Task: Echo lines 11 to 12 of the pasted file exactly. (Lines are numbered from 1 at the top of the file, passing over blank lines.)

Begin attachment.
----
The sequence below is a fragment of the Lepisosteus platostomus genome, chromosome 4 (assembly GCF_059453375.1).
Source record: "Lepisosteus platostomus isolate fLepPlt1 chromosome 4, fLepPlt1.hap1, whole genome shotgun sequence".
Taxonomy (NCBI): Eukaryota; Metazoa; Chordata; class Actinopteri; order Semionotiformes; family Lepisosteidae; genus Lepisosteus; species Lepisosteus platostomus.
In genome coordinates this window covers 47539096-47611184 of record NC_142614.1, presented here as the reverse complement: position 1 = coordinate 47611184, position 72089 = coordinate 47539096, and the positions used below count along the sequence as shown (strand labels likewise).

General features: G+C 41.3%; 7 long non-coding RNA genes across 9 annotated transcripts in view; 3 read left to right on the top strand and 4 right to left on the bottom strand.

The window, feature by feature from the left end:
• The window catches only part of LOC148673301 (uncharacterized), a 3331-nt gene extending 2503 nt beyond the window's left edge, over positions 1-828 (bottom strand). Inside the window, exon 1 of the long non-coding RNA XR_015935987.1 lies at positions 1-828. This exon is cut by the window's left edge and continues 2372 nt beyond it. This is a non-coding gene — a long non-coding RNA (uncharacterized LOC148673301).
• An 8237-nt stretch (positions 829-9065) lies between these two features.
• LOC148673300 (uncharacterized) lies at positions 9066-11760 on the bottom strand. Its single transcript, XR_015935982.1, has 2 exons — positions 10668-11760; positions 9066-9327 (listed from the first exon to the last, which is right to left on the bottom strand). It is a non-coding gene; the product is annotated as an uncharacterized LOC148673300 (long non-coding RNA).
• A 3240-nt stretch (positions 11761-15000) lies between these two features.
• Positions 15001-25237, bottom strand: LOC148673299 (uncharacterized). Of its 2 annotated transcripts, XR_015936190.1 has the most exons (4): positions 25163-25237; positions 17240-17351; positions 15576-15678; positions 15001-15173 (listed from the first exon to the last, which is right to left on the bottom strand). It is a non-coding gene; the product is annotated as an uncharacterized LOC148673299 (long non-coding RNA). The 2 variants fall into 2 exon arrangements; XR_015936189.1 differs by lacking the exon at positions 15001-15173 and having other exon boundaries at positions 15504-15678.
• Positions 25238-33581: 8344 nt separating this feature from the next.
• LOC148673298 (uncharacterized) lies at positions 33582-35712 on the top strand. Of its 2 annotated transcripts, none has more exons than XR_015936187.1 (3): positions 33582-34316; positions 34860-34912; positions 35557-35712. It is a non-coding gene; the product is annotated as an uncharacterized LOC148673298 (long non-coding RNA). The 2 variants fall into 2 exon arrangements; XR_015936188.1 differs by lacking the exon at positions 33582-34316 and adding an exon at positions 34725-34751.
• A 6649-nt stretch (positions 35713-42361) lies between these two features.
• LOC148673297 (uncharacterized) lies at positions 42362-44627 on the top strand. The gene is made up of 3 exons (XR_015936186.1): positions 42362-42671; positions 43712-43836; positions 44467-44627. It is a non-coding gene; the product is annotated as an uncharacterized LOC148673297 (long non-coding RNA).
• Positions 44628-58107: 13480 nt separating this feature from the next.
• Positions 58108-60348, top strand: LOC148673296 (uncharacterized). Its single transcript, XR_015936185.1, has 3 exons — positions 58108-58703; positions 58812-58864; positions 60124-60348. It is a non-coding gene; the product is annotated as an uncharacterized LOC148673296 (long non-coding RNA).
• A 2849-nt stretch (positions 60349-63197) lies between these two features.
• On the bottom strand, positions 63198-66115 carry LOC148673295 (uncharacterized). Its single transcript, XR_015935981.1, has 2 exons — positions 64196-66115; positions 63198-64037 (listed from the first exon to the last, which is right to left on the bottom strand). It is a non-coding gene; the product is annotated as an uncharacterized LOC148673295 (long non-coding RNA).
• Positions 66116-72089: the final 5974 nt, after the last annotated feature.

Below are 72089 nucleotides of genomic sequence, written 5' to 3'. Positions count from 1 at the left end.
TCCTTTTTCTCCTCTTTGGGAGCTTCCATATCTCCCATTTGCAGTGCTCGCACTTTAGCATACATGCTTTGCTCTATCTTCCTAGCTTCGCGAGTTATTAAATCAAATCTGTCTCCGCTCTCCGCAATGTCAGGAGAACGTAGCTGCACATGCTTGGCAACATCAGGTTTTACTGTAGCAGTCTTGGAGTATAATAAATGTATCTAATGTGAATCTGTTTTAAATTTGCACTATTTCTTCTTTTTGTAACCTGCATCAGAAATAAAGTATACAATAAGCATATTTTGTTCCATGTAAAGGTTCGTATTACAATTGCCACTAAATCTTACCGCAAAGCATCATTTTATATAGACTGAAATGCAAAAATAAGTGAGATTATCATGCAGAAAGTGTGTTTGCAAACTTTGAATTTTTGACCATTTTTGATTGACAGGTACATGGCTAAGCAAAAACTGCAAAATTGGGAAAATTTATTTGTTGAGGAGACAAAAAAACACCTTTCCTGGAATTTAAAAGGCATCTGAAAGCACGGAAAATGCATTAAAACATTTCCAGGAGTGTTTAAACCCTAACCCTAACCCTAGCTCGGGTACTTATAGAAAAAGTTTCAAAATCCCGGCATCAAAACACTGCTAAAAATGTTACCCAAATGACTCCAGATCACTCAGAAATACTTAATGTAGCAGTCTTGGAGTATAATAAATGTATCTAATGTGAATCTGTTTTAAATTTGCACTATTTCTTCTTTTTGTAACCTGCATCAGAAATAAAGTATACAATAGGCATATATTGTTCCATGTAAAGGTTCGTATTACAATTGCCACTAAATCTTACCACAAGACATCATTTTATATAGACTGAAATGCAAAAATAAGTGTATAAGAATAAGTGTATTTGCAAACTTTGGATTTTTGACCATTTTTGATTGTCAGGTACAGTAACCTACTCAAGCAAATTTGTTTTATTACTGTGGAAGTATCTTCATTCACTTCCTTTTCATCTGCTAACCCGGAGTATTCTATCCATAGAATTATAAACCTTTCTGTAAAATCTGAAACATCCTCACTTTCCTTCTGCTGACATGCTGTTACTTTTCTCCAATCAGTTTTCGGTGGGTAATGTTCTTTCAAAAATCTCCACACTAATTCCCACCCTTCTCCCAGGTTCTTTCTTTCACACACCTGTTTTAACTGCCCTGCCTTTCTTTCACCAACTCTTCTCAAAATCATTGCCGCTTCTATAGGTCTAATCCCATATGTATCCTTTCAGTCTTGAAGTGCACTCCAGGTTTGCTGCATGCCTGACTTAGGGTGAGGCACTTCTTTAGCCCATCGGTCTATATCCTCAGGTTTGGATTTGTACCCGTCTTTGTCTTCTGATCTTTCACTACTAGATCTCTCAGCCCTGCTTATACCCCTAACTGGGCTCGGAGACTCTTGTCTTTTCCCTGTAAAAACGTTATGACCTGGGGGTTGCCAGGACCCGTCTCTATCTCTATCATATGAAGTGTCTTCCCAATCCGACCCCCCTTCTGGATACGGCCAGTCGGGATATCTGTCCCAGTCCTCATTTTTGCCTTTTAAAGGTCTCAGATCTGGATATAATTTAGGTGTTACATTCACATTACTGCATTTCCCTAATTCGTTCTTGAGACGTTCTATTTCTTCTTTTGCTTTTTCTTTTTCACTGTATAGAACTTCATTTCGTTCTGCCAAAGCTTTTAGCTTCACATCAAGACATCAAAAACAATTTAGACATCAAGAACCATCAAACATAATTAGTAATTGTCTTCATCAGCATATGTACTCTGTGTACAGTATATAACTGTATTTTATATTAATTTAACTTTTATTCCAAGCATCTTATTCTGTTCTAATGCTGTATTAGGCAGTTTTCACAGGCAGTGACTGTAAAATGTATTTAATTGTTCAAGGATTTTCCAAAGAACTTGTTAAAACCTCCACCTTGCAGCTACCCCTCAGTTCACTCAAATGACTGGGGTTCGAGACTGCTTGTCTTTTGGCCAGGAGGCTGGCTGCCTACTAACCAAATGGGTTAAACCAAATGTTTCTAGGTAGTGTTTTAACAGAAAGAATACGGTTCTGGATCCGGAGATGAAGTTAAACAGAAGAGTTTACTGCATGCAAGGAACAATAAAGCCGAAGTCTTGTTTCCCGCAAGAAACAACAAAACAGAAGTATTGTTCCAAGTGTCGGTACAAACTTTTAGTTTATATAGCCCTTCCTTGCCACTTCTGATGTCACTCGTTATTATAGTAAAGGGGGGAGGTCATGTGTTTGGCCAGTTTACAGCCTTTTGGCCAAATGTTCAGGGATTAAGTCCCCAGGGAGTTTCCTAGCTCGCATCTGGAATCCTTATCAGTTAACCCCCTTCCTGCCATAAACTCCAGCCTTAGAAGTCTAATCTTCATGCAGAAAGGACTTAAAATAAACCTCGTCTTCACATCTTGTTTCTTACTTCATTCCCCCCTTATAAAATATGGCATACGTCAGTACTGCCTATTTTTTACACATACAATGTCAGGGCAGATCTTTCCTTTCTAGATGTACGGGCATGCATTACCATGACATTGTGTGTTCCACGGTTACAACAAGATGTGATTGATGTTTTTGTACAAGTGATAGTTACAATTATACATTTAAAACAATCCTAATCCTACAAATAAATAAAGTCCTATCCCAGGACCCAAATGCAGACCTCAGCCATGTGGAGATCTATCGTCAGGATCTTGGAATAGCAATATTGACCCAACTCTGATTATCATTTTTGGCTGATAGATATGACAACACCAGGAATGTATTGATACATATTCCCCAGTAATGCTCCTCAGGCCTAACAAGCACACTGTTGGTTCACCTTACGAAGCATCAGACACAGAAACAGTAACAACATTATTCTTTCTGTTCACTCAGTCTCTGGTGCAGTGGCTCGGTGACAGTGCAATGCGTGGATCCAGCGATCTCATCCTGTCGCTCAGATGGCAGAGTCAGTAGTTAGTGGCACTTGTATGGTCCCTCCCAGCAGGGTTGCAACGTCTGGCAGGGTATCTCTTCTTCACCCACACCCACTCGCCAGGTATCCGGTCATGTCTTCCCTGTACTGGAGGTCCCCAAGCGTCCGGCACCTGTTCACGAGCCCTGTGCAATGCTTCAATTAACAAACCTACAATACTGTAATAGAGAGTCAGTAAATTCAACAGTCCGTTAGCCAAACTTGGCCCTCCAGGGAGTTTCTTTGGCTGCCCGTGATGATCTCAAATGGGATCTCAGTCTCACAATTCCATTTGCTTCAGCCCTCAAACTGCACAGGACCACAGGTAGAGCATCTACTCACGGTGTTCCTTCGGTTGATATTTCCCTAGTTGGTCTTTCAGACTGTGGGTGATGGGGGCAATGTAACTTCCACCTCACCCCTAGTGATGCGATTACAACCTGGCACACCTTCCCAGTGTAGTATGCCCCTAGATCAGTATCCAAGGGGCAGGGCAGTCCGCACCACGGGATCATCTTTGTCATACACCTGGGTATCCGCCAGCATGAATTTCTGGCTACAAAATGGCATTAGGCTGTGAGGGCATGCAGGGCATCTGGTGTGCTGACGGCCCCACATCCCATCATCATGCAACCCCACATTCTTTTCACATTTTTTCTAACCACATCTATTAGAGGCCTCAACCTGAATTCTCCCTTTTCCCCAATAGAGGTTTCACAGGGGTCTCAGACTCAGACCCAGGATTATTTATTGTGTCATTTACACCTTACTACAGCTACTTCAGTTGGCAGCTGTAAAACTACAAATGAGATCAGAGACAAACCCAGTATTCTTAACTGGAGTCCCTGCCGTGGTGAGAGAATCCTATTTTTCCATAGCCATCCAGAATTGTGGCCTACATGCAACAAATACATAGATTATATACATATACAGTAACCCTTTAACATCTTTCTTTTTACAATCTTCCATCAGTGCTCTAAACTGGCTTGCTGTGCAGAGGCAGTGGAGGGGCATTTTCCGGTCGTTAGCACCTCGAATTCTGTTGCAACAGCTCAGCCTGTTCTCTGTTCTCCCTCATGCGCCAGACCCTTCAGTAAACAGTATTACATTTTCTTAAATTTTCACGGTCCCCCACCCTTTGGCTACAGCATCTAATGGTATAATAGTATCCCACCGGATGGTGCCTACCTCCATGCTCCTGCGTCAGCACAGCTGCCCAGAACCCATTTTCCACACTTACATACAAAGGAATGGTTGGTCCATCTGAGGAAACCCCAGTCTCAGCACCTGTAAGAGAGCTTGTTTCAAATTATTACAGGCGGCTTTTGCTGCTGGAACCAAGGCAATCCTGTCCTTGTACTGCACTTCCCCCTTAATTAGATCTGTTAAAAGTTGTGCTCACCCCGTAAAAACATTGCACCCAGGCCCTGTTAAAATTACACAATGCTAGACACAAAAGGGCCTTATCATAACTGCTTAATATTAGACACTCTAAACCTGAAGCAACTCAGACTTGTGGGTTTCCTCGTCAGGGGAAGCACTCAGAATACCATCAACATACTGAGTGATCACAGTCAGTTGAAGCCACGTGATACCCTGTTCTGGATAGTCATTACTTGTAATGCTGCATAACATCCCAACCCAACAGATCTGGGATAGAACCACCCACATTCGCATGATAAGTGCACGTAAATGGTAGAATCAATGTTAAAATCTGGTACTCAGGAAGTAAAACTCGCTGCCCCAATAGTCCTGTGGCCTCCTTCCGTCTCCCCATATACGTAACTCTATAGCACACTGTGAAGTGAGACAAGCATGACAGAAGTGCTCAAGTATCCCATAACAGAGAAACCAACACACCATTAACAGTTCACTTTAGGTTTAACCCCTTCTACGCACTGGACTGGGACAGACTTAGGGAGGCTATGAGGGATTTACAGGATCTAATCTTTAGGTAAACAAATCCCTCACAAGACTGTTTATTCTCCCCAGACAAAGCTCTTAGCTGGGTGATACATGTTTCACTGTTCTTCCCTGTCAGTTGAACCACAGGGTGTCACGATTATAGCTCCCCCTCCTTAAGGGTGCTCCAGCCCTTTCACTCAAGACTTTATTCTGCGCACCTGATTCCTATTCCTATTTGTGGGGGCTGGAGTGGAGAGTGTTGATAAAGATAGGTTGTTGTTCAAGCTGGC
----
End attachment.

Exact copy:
• Positions 15001-25237, bottom strand: LOC148673299 (uncharacterized). Of its 2 annotated transcripts, XR_015936190.1 has the most exons (4): positions 25163-25237; positions 17240-17351; positions 15576-15678; positions 15001-15173 (listed from the first exon to the last, which is right to left on the bottom strand). It is a non-coding gene; the product is annotated as an uncharacterized LOC148673299 (long non-coding RNA). The 2 variants fall into 2 exon arrangements; XR_015936189.1 differs by lacking the exon at positions 15001-15173 and having other exon boundaries at positions 15504-15678.
• Positions 25238-33581: 8344 nt separating this feature from the next.